Necronomicon – Advent of the Human God (2016) – Review

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RockmusicRaider Review - Necronomicon - Advent of the Human God - Album CoverDon’t I just love everything involving Lovecraft. A brilliant horror fiction writer in his own way back at the beginning of the last century, releasing materials that still find a large fan base to this day. Unfortunately, #metal was not born yet at this time and we had to wait some time until some bands took notice and started to write music on this subject. So, already the band name – Necronomicon – gets these guys a few brownie points to go. Also, the title of their new and fifth full length album called Advent of the Human God may be somewhat and juicily blasphemous for Cthulhu and his brethren; coming from the adepts of Great Old Ones to boot. Yet, methinks that the subjects touched upon by the band are of a more earthly nature – at least for this new record.

Necronomicon started their career back in 1988 (oh yeah…) in Quebec, Canada. Not to be confused with the German band of the same name, having seen the light of day somewhat earlier in ’83 – totally different style, though. The former’s tremendous and very long experience explains the technical prowess displayed on this disc. Not producing a lot of goodies for us earthlings for the first years, the band churned out a series of full length studio albums starting 1999.

Right off the bat for the second time in a row, Necronomicon demonstrate their knack for well structured, well written and well executed epic Melodic Black Metal work. Out the door are the somewhat monotonous, blast-to-kill Death Metal offerings so prevalent in their 2013 album Rise of the Elder Ones. However, same as already mentioned by many of my co-reviewers, there is undeniably a distinct flavor of bands like Behemoth and Dimmu Borgir to the album. In addition, some of that stuff appears very near Fleshgod Acopalypse and their King, mixed with some Abbath. You get the idea, I’m sure.

Advent of the Human God really let’s out the epic beast this time!

However, not at first. ‘Cause the disc directly gets off to a bad start: The intro The Descent is really something we have heard many times over. Sorry,RockmusicRaider Review - Necronomicon 2016 lack of innovation. The track is epic and well executed, yes, but also mercifully short.

You may rest in peace though, Advent of the Human God (the title song) provides acceptable redemption right after this, once the beast comes out. Actually well beyond that. A fitting follow-on, well garnished with this brand of blackened Atmospheric Death Metal of the melodic kind.

You may have gotten that earlier: Usually, I don’t care much for intros, outros and intermezzos and other ‘..o’s’. But the Omen-esque Okkultis Trinity just whets your appetite for the next blackened orgy of sounds to arrive. And it for sure comes to mama in the form of The Golden Gods. Some sort of a thrashy Melodic Death Metal brew, really down there in the pit, where it shines best.

The two cherries on this blackened cake appear towards the middle of the track list. Crown of Thorns delivers an Atmospheric blackened Melodic Death Metal piece that really got my attention. Reasonable progression throughout the track, culminating into a solo, shredding up and down the fretboard. Now, it is not only the sound, the theme talks about the forced disappearance of the Canadian Indians. In a recent interview appearing in Voir, Rob the Witch states that the lyrics and indeed the video accuse the French to be guilty of genocide too. Apparently not to the liking of some French speaking movements, who thought that it should all be (and remain) the Brits’ doing and so forth.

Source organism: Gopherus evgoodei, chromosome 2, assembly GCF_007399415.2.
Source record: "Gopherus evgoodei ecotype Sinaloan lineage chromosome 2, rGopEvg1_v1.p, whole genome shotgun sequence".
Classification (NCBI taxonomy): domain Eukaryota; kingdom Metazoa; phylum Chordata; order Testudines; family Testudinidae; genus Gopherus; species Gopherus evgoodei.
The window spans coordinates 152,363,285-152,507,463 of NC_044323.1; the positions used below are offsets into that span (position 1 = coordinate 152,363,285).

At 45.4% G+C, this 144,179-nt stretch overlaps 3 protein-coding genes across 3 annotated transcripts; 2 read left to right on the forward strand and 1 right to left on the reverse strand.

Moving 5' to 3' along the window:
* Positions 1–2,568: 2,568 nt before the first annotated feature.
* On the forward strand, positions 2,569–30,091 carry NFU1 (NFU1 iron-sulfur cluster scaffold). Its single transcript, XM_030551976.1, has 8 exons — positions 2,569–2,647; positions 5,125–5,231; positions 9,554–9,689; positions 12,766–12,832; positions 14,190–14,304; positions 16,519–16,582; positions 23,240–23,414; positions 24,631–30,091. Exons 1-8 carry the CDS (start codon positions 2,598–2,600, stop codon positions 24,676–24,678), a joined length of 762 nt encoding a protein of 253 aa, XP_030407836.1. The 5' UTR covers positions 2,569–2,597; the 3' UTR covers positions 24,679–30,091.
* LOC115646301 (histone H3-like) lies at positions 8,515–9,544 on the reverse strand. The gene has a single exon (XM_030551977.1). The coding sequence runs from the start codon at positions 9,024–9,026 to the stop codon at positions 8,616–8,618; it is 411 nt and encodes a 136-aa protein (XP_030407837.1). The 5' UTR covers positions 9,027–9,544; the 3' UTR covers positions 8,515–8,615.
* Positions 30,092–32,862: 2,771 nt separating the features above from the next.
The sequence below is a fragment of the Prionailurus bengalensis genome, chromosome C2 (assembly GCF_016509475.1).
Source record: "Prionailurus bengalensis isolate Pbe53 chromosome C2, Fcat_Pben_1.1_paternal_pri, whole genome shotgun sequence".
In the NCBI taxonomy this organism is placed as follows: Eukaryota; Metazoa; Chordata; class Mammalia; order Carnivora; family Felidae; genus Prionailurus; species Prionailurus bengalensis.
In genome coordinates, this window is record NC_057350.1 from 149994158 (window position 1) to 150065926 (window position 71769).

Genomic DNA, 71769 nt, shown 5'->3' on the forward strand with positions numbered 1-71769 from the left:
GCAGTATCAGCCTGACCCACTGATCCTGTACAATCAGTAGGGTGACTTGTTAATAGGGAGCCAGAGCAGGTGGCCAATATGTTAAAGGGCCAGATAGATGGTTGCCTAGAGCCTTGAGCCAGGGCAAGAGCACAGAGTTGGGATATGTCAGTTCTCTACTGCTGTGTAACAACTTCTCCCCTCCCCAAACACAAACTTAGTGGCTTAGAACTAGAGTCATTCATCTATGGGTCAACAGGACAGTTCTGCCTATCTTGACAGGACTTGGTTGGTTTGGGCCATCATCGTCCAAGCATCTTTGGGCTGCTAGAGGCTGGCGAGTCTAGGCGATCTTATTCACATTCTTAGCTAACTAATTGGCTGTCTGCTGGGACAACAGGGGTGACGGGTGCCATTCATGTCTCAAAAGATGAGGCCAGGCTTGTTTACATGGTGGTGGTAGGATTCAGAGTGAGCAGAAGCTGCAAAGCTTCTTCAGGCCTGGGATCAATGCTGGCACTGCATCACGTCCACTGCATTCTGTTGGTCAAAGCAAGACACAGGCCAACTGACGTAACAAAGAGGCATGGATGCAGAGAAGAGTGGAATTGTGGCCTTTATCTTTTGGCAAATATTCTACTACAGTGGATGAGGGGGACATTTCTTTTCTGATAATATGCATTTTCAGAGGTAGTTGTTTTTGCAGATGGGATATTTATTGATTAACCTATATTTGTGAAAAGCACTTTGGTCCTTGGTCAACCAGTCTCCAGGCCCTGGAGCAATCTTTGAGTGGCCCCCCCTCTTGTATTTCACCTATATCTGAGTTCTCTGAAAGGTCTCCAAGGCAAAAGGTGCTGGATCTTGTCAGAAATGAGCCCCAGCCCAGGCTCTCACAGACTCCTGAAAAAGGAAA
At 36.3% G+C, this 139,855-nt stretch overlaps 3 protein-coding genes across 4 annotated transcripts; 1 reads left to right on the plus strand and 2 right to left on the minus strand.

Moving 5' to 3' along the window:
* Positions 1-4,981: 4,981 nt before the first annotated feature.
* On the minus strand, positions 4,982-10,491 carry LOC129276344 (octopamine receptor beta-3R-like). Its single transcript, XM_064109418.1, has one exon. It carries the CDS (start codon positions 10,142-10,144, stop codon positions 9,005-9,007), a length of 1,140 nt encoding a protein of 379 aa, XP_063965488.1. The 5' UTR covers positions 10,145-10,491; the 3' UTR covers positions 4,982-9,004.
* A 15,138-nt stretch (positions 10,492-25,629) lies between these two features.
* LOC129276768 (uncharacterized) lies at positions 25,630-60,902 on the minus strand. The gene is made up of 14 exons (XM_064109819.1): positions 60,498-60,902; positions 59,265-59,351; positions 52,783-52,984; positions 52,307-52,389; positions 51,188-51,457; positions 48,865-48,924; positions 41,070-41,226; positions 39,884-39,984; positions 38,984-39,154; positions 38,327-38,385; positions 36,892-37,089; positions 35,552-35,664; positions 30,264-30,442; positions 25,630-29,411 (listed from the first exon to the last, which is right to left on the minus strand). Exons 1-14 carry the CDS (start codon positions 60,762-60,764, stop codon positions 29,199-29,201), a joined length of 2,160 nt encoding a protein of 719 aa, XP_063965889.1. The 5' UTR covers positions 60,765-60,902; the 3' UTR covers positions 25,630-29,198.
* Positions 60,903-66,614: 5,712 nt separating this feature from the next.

Well, before I get myself into trouble yapping away about shit not connected to music, best check out the video and watch for yourself:

The second really powerful track on Advent turns out to be The Fjord. Nothing to do with any Scandinavian fjord the band reassure us, but this talks about the Saguenay Fjord in Quebec – the homeland of 2/3 of the Necronomicon crew, so I understand. Both of these songs, curiously appearing in the middle of the track list display a passion and a powerful musical prowess that really pulls the quality of the whole record up a star or so. If only more such tracks would appear on Advent, this would be a stellar record, no holds barred.

Unfortunately, this did not happen and you will find a few stumble blocks along this #metal path: The main quibble is definitely the drum work. Much more of the same all over again, with loads of clicky and endless bass drum kicks, trying to beat the shit out of everyone. Then, the compression is set to a level that all appears a bit sanitized with no real edges left to draw blood from. No nooks and crannies left to speak of, capable of hiding some gems to be discovered by the esteemed fan base. This means that many of the tracks, whilst well executed, are somewhat generic, seemingly coming from already covered ground somewhere in the #metal universe.

Now, understanding that we got ourselves somewhat of a mixed bag of goodies, Advent of the Human God is definitely a good album. I would have liked to see more of the passionate approach to famedom displayed in The Fjord and Crown of Thorns. The aforementioned best tracks available on this disc are proof that they got it in them and could produce an album that would really stand out like a sore thumb in an already overloaded genre. Whilst they did unfortunately not quite get there this time, the album still unleashes a #metal crunch that will make you pause and listen. More than once.


Record Rating: 7/10 | Label: Season of Mist | Web: Facebook

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